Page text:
• The Geothermal Features of Yellowstone – Located in northwest Wyoming, Yellowstone is an unearthly place.  The first explorers of the area brought back tales of exploding geysers, colorful pools of hot and poisonous water, and boiling mud that were not believed.  We now know that this area sits upon a super volcano that will one day destroy much of North America when it erupts again.  In the meantime, it is a beautiful and mesmerizing place to visit.

Hot spring in Yellowstone National Park

  • Death Valley – The commonly held image of Death Valley is of a swelteringly hot wasteland.  While it is true summer temps here can top out at 130*F, there is a lot to be amazed at here.  Badwater Basin in the center of the park is a giant salt flat and at 282 feet below sea level is the lowest point in North America.  Telescope Peak rises directly behind Badwater Basin to a height of 11043 feet.  The only population of the rarest fish in the world exists in Death Valley.  There are less than 200 Devil’s Hole Pupfish left.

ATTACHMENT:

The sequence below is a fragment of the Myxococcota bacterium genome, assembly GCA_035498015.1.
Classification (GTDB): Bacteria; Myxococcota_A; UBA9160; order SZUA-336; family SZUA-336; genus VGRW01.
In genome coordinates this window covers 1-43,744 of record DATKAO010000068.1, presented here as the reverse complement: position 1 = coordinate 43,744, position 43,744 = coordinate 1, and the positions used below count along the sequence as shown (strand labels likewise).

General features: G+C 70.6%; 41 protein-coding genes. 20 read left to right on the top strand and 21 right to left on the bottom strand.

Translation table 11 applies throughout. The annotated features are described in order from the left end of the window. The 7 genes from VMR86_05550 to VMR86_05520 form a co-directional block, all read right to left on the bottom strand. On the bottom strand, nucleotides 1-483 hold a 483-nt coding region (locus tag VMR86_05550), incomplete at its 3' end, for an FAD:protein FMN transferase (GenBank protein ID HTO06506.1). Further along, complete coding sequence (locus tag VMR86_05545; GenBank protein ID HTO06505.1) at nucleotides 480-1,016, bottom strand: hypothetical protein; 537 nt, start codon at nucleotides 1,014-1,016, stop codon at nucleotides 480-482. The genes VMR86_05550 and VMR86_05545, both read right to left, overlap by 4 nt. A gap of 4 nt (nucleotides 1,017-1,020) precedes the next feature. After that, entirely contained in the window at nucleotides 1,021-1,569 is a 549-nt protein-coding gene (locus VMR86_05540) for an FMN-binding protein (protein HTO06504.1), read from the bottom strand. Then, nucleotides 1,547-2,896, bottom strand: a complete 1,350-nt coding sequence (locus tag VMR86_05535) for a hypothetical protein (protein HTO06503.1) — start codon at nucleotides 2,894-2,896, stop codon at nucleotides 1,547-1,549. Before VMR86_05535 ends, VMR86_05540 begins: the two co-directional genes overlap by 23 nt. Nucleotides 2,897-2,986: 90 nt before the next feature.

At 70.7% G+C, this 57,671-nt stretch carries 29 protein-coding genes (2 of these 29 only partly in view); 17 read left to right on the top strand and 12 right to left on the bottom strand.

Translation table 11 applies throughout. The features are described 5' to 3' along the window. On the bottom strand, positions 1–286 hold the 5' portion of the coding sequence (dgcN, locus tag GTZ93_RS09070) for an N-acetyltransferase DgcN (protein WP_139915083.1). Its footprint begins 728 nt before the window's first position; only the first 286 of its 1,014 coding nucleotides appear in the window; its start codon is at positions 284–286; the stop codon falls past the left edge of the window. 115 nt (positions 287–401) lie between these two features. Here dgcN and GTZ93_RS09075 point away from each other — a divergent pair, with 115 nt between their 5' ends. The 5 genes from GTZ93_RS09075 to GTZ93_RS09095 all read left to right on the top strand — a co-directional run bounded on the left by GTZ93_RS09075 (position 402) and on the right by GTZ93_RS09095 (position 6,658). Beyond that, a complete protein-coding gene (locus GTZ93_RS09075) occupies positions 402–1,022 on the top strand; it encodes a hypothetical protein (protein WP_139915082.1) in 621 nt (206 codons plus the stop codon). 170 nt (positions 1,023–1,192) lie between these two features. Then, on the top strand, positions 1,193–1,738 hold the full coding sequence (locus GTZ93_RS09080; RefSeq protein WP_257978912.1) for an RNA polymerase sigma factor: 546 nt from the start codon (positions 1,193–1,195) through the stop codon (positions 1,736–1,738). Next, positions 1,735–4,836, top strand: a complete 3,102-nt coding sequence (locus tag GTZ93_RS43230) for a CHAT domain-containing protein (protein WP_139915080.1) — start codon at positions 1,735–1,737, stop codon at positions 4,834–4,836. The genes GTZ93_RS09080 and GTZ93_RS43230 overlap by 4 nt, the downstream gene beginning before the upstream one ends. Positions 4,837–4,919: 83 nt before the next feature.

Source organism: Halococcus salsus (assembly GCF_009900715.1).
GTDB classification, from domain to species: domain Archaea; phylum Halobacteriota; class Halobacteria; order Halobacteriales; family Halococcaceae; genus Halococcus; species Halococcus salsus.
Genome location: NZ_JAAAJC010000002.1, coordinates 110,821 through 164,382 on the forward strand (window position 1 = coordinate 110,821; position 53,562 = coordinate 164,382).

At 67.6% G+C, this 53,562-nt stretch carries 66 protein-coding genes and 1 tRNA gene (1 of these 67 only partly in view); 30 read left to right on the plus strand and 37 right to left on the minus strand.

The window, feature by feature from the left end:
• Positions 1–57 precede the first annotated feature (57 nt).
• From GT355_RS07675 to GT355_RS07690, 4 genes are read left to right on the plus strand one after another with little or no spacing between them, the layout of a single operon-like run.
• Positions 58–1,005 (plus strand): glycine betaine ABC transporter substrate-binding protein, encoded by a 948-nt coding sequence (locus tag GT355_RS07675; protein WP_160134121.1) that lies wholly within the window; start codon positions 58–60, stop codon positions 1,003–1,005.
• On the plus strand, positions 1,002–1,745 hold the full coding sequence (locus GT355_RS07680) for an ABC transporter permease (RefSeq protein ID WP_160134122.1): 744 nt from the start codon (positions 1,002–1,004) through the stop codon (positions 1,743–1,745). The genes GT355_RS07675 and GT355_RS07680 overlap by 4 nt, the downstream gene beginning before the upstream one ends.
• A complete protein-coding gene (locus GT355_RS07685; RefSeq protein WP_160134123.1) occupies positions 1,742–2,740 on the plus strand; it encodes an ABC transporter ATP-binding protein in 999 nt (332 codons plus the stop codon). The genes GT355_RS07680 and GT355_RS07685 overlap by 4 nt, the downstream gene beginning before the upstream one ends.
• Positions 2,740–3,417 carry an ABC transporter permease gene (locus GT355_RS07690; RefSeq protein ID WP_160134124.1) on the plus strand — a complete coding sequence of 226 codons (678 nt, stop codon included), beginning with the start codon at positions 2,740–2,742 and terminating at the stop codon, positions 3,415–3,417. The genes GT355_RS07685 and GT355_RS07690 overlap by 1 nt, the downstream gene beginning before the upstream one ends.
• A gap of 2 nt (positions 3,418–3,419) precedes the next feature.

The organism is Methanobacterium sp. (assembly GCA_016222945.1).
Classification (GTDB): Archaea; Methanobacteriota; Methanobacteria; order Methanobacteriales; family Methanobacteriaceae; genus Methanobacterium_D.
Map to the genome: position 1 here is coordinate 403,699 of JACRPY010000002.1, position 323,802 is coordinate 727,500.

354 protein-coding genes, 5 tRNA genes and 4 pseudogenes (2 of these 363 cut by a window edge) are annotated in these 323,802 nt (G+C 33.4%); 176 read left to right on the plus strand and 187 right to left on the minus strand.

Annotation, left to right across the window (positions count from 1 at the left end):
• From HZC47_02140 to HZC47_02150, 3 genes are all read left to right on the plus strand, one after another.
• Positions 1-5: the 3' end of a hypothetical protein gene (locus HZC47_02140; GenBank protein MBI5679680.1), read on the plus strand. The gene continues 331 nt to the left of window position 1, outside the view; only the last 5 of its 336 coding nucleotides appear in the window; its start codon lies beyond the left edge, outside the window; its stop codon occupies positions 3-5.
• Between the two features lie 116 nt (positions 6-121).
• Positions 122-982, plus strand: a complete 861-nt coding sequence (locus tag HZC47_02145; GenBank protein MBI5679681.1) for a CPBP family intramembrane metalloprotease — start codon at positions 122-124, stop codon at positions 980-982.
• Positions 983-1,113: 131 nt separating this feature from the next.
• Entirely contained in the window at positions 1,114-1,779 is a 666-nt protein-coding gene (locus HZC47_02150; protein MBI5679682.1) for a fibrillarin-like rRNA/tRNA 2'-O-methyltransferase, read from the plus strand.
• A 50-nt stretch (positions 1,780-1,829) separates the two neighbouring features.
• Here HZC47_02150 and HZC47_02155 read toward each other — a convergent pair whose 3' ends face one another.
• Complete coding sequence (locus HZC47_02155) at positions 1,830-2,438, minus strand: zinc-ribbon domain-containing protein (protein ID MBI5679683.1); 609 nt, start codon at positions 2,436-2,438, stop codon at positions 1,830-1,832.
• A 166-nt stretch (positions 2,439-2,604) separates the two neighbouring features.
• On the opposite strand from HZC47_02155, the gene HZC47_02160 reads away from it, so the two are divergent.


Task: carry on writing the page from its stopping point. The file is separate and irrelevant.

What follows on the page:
Badwater Basin in Death Valley

  • The Arches of Utah – The highest concentration of rock arches in the world is in Utah.  Arches National Park has over 2000 arches alone with thousands more spread out across southern Utah.  Landscape Arch spans 290 feet.  Rainbow Bridge boasts a height of 290 feet.  Delicate Arch is arguably the most famous in the world.

Mesa Arch in Canyonlands National Park

  • The Grand Canyon – The Grand Canyon is the only member of this list that is also one of the Seven Wonders of the Natural World.  It is located in northern Arizona and was carved over a millennia by the Colorado River.  The Grand Canyon has a length of 277 miles, width up to 18 miles and a depth of  6093 feet.  To appreciate the Grand Canyon in all of it’s glory you will want to hike or mule down to the Colorado River.